It is pretty great to claim a world record in something, so much so that people go to great lengths in some odd areas. Plate spinning, three legged racing, group hugging – it’s hard to be the best at something more typical, like running. For that reason, I was surprised to find out Japan is home to one of the largest indoor bird & botanical parks in the world, and moreover, it’s not in Tokyo.
It’s in Shimane, little old Shimane, my home prefecture.
Vogel Park (vogel being German for “bird”) is located in Matsue City, Shimane Prefecture. It lies along the northern coast of Lake Shinji, on the Ichibata Railway line. The train tracks run close enough to the lake to see its waters, making for a picturesque view during the twenty minute train ride from the Matsue Shinjiko Onsen train station. The Vogel Park facilities are within easy walking distance of the Matsue Vogel Park train platform, which is easy to identify for any travelers with less-than-stellar Japanese.
Admission starts at ¥1580 for an adult and ¥770 for a child, and foreigners receive a thirty percent discount with a passport or residence card. The grounds are open year round, owing to the park’s mostly indoor facilities and covered walkways. The doors open at 9:00 and close at 17:30 hours April through September, and close at 17:00 hours October through March.
As the name might suggest, birds are the first thing you see coming through the front doors. Specifically, owls. Even before reaching the admission till, nearly two-dozen different owl species are on display in glass enclosures. It seemed to me like a proof-of-concept on the part of Vogel Park, as if to say, “Hey, you haven’t even paid to get in yet, but look what we’ve got in store.”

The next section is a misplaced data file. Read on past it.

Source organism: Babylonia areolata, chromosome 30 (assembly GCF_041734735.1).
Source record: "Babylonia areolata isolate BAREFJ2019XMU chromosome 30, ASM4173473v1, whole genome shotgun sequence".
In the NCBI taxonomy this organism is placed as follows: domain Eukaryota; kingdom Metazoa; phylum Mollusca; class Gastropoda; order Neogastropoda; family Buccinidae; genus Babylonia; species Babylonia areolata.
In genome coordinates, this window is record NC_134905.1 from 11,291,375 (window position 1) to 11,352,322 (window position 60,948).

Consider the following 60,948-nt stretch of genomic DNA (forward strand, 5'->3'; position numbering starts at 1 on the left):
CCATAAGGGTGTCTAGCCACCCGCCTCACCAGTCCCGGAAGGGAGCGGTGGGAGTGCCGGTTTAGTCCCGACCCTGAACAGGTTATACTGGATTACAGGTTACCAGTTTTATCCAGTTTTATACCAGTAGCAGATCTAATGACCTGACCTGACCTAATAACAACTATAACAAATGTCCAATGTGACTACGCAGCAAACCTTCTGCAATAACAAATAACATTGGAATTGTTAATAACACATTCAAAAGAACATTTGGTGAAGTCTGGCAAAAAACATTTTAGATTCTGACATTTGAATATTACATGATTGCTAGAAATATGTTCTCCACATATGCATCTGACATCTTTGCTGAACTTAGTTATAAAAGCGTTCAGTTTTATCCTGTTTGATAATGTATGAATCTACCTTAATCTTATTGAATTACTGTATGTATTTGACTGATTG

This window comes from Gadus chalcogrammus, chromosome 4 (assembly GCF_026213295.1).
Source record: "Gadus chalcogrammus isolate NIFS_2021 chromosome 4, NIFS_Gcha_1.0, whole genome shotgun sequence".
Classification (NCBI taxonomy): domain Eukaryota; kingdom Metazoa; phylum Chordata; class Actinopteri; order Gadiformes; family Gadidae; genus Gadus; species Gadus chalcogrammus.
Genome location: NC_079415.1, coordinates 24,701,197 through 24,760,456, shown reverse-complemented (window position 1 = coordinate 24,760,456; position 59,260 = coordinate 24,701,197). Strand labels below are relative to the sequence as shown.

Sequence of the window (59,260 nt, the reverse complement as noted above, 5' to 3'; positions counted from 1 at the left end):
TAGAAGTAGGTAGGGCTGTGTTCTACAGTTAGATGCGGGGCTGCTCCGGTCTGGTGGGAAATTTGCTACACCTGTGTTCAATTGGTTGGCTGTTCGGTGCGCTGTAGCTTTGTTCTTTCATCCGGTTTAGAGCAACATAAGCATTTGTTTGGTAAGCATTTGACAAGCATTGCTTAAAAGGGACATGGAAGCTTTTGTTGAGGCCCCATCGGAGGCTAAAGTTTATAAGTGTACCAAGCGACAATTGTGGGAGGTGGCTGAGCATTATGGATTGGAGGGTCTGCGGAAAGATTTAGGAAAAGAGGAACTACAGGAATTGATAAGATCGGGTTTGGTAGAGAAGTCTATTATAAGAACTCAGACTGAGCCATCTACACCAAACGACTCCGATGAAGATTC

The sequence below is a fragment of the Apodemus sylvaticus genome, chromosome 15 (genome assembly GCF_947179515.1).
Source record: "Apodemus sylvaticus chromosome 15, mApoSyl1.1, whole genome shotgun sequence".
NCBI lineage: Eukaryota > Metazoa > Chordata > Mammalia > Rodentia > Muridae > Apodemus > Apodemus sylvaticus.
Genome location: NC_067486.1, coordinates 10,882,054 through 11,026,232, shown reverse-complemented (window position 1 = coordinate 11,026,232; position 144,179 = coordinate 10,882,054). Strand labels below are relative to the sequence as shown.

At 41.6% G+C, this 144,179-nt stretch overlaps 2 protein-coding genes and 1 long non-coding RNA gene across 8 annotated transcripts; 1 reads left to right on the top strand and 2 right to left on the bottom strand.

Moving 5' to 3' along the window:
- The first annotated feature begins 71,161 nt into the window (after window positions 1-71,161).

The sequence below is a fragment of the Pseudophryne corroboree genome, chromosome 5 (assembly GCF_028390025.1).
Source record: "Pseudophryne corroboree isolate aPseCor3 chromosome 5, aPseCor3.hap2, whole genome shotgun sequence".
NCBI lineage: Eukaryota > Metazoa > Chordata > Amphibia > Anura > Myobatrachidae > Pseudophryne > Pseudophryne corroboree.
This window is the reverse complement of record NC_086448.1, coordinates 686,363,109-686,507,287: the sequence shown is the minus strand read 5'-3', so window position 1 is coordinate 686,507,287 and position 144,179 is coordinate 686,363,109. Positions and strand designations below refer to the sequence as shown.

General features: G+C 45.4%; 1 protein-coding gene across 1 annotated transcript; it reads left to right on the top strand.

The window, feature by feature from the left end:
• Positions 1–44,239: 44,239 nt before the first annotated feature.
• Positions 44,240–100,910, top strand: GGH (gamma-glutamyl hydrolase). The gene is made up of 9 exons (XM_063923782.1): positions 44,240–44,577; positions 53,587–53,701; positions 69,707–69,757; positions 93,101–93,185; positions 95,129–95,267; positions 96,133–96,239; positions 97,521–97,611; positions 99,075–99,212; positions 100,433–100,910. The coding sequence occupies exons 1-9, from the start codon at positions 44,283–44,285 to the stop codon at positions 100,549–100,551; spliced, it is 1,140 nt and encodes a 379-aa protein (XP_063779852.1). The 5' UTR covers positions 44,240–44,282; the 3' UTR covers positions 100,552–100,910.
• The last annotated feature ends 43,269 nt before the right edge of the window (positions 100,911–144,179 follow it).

And Vogel Park did not disappoint. They have an astonishing variety of birds, from the humble Asiatic sparrow to the well-known-yet-beautiful peacock, and the dazzling golden pheasant, which I still swear is a phoenix. The park maintains two large, greenhouse bird enclosures, with rare birds on display and more common varieties roaming free along the footpaths. It is a non-stop parade of birds that aren’t afraid to approach human visitors. They dart around your feet, completely unconcerned, and in the water fowl enclosures, small, pink ibises can be fed pellets for the price of ¥100.
If you’ve never been swarmed by a flock of tiny, flamingo-like birds, put it on your bucket list now. The only downside is the inevitable feeling of being used, because when the pellets are gone the fantasy shatters: You are not their best friend or a bird whisperer, you’re just free food. Such is life.
The same is true for the tropical bird enclosure, where toucans and turacos will sit on your arm as you feed them diced fruits from a cup. Again, they’ll usually go find a new best friend once the fruit is gone, but if you’re lucky, as I was, a turaco might think your thumb is food and spend a few more minutes trying to eat it. Worth it? Obviously.
In addition to the tropical bird and water fowl enclosures, the park also has owl and raptor shows, as well as a penguin walk, and while the name Vogel Park indicates its aviary attractions, it boasts equally impressive botanical gardens. If you happen to miss the owls at the entrance, it’s probably because you’ll be staring at the curtains of hanging flowers and vines, suspended from the ceiling. They fill the air with floral scents and vibrant color, and I can only imagine what a joy it would be to visit during winter.
It takes about an hour to walk around the grounds, longer if you want to see all the shows at their various times, and Vogel Park has a few different restaurants for visitors who want to make an entire day of it. Considering the manageable cost, especially for foreigners, this is a definite must see when coming to Matsue. If time allows, I would encourage anyone planning a trip to Hiroshima or Miyajima to also visit Shimane. We’re a quiet little prefecture, but that just means you’ll be all the more surprised by what we have to offer.